The EU Timber Regulation, or EUTR, is designed to keep illegally sourced timber out of the marketplace, and is under review by the European Commission in Brussels.
A poll commissioned by WWF showed that 88 per cent of people in the UK did not know products made from illegal timber could still be bought in the EU. 76 per cent said it was important to them that measures be put in place to make sure people couldn't buy products made from illegal wood.
A similarly high number (78 per cent) wanted the EU to implement the law more consistently across EU nations, and 74 per cent thought the laws should cover all wood-based products. Currently, the EUTR does not include items such as chairs, toys, books, musical instruments, charcoal, wine racks, clothes pegs, and many more.
In a statement issued to the European Commission, 63 timber- related companies and seven trade federations say that not only does illegal logging 'pose a significant threat to global forest resources, it also contributes to deforestation, causes loss of biodiversity and erodes the rule of law'. The signatories want sufficient resources made available to enforce the regulation consistently across the EU and a coherent approach towards its interpretation.
WWF has been working to raise awareness of the further measures needed to make the EUTR fully effective, and welcomes the industry support at a time when the legislation could be improved.
Anand Punja, the UK's Timber Trade Federation's Head of Sustainability, said It's very important that this review tackles the inconsistencies and weaknesses of the EUTR. Our members need to be confident that the investment they have made in establishing robust due diligence systems are not being undermined by other businesses across the EU and UK that either aren't required to practice due diligence, or just don't bother because of weak enforcement.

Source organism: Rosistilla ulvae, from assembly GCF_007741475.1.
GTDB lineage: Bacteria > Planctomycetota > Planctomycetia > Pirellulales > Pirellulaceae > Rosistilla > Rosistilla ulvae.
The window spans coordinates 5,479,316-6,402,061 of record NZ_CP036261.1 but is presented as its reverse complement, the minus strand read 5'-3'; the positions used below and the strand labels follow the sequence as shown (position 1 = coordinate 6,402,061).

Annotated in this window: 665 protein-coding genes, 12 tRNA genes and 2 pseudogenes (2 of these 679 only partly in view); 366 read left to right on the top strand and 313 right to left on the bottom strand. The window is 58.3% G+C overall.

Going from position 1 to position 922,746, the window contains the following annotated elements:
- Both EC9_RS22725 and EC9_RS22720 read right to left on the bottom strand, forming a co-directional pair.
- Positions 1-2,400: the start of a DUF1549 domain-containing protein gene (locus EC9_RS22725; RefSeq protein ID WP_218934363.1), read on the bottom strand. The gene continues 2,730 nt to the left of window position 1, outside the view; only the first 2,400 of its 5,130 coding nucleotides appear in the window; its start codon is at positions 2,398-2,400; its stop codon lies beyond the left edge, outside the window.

"Such practices only devalue the market for wood products and the forests they come from, and will only lead to further pressure on forests being completely converted for other land uses. We just cannot let this happen."
Anke Schulmeister, senior forest policy officer at WWF's European Policy Office, said "We are pleased to see this business and public support for a stronger regulation, and the drive for the law to include all products that could be made using illegal timber. Currently less than half (by value) of the products entering the EU are covered by the EUTR."
"Deforestation and habitat destruction continues, and illegal timber can end up in our books, toys and chairs. We must act now, during this review of the laws, to ensure we protect our forests."
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For further information, please contact:
Rebecca Pain, Business Media Relations Manager, WWF-UK
email@example.com T: +44 (0)1483 412303 | M: +44 (0)7974 212544
Notes to Editors.
Information on WWF's Work on EU Timber Regulation including recent citizen's poll: wwf.eu/forest
Full poll data also available on request.The industry statement is also available via the link on the right.
WWF is one of the world's largest independent conservation organisations, with more than five million supporters and a global network active in more than one hundred countries. Through our engagement with the public, businesses and government, we focus on safeguarding the natural world, creating solutions to the most serious environmental issues facing our planet, so that people and nature thrive. Find out more about our work, past and present at wwf.org.uk.